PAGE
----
Al Jazeera's Rosiland Jordan, reporting from Capitol Hill, said the passing of the bill represented a landmark victory for Obama.
The US president was at his lowest point in public opinion polls, 15 months into his presidency, and there were questions about whether he would be able to accomplish anything on his domestic agenda if he could not get the healthcare bill passed, our correspondent said.
The passage of the bill was also a victory for Democrats, who can now cite it as an accomplishment when they face voters in midterm congressional elections in November, she added.
The 219 to 212 vote in favour of extending health insurance to nearly all American citizens came after days of negotiations and hours of heated debate.
The Democrats needed 216 votes to pass the bill and managed to secure more than that without a single Republican vote.
The bill now needs to be signed into law by Obama, who has staked his presidency on the legislation which provides health insurance coverage to 95 per cent of Americans, extending current coverage by 32 million people.
Obama put forward the proposal for the reforms in an attempt to get the bill passed after months of deadlock with opposition Republicans over the issue.
"This isn't radical reform, but it is major reform. This legislation will not fix everything that ails our healthcare system, but it moves us in the right direction ... this is what change looks like," Obama said.
The bill, which also bans insurers from denying coverage on the basis of pre-existing medical conditions and cuts deficits by an estimated $138bn over a decade, had previously passed votes in both the House of Representatives and the senate, but a reformed bill had to pass Sunday's vote and a later ballot in the senate.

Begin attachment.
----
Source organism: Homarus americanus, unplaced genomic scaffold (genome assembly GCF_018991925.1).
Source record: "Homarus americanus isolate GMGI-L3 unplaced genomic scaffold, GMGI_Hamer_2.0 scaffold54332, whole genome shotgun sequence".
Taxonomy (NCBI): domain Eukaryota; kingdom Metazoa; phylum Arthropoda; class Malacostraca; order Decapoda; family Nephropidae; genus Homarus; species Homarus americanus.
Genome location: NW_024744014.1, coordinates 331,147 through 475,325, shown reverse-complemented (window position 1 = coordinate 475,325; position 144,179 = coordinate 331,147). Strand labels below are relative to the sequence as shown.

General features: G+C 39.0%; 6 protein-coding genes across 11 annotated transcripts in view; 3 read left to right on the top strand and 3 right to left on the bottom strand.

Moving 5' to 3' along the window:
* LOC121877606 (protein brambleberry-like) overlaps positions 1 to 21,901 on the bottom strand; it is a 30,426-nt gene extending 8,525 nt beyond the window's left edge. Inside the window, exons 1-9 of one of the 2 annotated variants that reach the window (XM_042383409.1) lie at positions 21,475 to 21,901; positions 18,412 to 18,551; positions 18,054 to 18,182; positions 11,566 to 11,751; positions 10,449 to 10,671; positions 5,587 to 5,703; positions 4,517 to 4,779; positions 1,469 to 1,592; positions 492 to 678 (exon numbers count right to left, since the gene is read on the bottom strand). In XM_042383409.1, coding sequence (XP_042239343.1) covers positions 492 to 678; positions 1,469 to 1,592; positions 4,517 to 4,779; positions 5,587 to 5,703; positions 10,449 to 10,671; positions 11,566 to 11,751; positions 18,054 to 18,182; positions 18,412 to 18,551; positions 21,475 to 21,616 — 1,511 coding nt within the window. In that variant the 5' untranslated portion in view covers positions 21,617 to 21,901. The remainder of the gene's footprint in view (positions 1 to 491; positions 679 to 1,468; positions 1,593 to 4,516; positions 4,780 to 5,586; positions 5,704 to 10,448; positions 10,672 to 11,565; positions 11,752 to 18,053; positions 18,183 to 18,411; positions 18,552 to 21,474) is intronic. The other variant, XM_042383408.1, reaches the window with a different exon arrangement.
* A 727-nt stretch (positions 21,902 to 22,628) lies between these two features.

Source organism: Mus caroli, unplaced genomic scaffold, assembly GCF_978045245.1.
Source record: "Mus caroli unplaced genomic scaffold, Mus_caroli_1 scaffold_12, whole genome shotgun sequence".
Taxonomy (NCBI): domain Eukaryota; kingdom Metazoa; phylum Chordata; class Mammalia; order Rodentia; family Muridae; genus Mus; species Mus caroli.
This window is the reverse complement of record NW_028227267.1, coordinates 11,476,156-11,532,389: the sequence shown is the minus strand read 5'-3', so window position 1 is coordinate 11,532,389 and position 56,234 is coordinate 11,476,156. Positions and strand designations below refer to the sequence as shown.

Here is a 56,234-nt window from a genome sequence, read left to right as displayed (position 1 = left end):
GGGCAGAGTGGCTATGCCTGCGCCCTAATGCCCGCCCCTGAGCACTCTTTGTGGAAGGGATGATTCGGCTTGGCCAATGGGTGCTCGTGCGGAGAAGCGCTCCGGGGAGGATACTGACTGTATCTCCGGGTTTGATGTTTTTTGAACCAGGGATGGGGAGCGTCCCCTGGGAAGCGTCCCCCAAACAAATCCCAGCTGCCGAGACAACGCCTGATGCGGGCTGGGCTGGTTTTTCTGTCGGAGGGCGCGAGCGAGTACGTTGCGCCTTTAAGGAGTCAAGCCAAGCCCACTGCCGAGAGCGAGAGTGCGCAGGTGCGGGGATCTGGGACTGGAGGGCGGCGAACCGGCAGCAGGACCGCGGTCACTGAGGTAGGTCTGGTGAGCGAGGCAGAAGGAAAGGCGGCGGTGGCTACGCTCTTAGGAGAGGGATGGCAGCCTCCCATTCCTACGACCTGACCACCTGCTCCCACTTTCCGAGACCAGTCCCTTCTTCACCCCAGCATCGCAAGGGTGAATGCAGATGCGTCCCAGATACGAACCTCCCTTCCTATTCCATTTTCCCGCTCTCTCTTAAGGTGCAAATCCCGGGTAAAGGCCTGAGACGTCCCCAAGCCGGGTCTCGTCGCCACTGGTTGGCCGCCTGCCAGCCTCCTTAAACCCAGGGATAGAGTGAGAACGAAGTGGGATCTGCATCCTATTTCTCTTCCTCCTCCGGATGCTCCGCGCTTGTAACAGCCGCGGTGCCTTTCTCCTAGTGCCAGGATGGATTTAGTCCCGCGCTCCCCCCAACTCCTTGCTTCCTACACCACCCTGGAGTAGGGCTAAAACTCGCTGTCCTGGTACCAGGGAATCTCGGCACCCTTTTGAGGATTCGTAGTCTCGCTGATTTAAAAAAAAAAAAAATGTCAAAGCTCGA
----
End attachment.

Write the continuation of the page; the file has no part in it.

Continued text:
The vote came hours after Obama and House Democratic leaders struck a last-minute deal with anti-abortion Democrats to secure the final few votes needed to pass the legislation.
Requires most Americans to have medical insurance
Bars denial of coverage due to a medical history
Prevents higher premiums due to health status or sex
Extends coverage to 15 million low income workers
Obama lobbied by phone from the White House, then took the crucial step of issuing an executive order that satisfied a small group of Democrats who demanded that no federal funds be used for elective abortions.
"We're well past 216," votes, said Bart Stupak, a Democratic Representative who got behind the bill after leading the anti-abortion holdouts in a rebellion that had left the outcome in doubt.
While national healthcare has long been a goal of presidents stretching back decades, it has proved elusive, in part because self-reliance and suspicion of a strong central government remain widespread in the US.
According to the latest Gallup poll, only 45 per cent of Americans support the healthcare reforms, and a shouting band of protesters outside the Capitol dramatised that opposition, with one man standing up in the House visitor's gallery shouting "kill the bill" before being escorted out.